• Without any finding that the proceedings before the High Court were ineffective, the top court has ordered a probe by a three-member commission.
  • The SC has also stayed the probe by the National Human Rights Commission, possibly because it wanted to avoid any parallel inquiry. If at all, it felt the need for an independent probe, the Supreme Court could have monitored the police investigation or transferred it to another agency. Instead, it has chosen the Commission of Inquiry route and given six months for the panel to come out with its findings.
  • It would be unfortunate if the constitution of a judicial commission has the unintended consequence of the police waiting for the commission’s findings and going slow on the criminal investigation. After all, regular investigation based on the criminal procedure is always better than ad hoc enquiries that are mere fact-finding exercises.

For more on this issue: Click Here

F. Tidbits

1. RTI case: Centre files affidavit in sealed cover

  • The Information Commissions are the courts of appeal under the RTI Act, and continuing vacancies lead to long delays in settling cases.
  • The SC had issued a show-cause notice to the Centre and some state governments on their progress in making timely and transparent appointments to the Commissions asking them to file a status report.
  • The Department of Personnel and Training is the nodal Central Ministry for RTI.
  • The government agencies and departments have been using sealed covers to submit information to the judiciary.
  • Retired judges have said sealed covers are typically used in matters of national security or with regard to ongoing investigations.

2. Pleas in SC speak of past judgments

  • Navtej Singh Johar case dealt with the decriminalization of homosexuality.
  • Anwar Ali Sarkar verdict of the Supreme Court states that if at all the state ventures to classify people on the basis of religion, it should be reasonable, based on intelligible differentia and have a rational basis with the objective sought to be achieved by the law.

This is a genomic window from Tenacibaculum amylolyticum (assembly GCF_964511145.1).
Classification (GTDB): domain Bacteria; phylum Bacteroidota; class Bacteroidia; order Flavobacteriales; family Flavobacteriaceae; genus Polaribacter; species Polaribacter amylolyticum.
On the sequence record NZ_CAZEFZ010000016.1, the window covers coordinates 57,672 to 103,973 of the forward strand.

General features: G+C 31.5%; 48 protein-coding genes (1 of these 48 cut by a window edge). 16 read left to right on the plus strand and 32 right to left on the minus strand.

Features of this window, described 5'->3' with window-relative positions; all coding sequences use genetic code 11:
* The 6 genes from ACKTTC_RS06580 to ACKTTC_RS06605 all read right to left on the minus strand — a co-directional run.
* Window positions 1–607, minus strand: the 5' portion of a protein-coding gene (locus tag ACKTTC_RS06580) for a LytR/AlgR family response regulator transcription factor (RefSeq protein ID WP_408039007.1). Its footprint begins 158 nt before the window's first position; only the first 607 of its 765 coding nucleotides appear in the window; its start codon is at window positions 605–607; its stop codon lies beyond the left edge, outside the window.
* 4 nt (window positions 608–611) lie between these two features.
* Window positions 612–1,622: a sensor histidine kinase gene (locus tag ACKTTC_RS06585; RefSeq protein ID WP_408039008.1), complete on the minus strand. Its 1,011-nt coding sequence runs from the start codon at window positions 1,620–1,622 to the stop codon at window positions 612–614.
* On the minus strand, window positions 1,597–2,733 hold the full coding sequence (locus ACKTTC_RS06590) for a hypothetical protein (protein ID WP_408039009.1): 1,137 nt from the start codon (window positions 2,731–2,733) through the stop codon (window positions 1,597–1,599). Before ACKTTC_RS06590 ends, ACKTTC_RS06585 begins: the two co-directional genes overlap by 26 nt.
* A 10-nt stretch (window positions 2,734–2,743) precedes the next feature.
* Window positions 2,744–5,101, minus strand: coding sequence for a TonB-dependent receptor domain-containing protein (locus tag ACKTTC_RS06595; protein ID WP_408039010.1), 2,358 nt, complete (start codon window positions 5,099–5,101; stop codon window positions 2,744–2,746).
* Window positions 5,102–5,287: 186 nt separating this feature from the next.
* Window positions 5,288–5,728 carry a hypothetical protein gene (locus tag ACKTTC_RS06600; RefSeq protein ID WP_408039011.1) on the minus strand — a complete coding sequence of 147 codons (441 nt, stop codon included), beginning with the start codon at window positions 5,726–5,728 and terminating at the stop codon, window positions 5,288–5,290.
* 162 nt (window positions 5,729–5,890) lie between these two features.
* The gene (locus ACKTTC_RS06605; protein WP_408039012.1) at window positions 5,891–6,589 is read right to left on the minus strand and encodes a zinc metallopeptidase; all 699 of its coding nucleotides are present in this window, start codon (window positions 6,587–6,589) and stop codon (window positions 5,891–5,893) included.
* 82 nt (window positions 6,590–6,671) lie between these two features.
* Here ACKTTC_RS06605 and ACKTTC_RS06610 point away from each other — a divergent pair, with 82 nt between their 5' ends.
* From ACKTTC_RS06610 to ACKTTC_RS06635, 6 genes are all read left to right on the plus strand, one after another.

• The Constitution Bench in the S.R. Bommai judgment lays down that the State cannot favour any particular religion. It is the government’s duty to accord equal treatment to members of all faiths.
  • A Constitution Bench in its Shayara Bano (triple talaq case) held that legislation which is manifestly arbitrary, capricious, irrational, excessive or disproportionate should be struck down.

3. Delay in sending official notifications to Parliament

  • A study by a Parliamentary panel revealed that out of 233 statutory notifications containing rules and regulations from 14 Ministries, 125 notifications were presented to Parliament after a delay ranging from one to ten months, thereby withholding information that should be available to all members.
  • As per the rules, the notifications are required to be laid on the Table of the House within 15 days of their publication in the Gazette if the House is in session, and if not, within 15 days of the commencement of the next session.
  • The panel on Subordinate Legislation has taken a serious view of the delay and recorded its displeasure over the lackadaisical approach that negates the principle of accountability of the Executive to the Parliament and the Constitutional mandate of the Parliament to monitor the functioning of the Executive.

G. Prelims Facts

Nothing here for today!!!

H. UPSC Prelims Practice Questions

Q1. Which of the following pairs of martial arts and associated states is wrongly matched?

a. Mukna: Bihar
b. Huyen Langlon: Manipur
c. Silambam: Tamil Nadu
d. Paika Akhada: Odisha

See
Answer
Q2. Which of the statements is/are correct?
  1. Citizenship is listed under the union list of the 7th Schedule of the Indian Constitution.
  2. Article 256 of the Constitution states that the executive power of every State shall be so exercised as to ensure compliance with the laws made by Parliament.

Options:

a. 1 only
b. 2 only
c. Both 1 and 2
d. Neither 1 nor 2

See
Answer
Q3. Which of the following is wrongly matched?

a. Araku Valley Arabica coffee: Andhra Pradesh
b. Kani shawl: Jammu and Kashmir
c. Muga silk: Assam
d. Toda embroidery: Madhya Pradesh

See
Answer
Q4. Which of the following statements is/are correct?
  1. The Maternity Benefit Amendment Act is applicable only for the biological mothers and not those who are adopting a child.
  2. The Maternity Benefit Amendment Act makes crèche facility mandatory for every establishment employing 10 or more employees.

Options:

a. 1 only
b. 2 only
c. Both 1 and 2
d. Neither 1 nor 2

See
Answer

I. UPSC Mains Practice Questions

  1. India is facing the prospect of an acute water crisis. Discuss the reasons for it and suggest a suitable way forward. (10 marks, 150 words)
  2. The excessive stress on the need for proper documentation to limit leakages can lead to large scale exclusion of beneficiaries of government schemes. Comment in the backdrop of the findings in the implementation of the Pradhan Mantri Matru Vandana Yojana (PMMVY). (10 marks, 150 words)

Read previous CNA.

CNA 16 Dec 2019:- Download PDF Here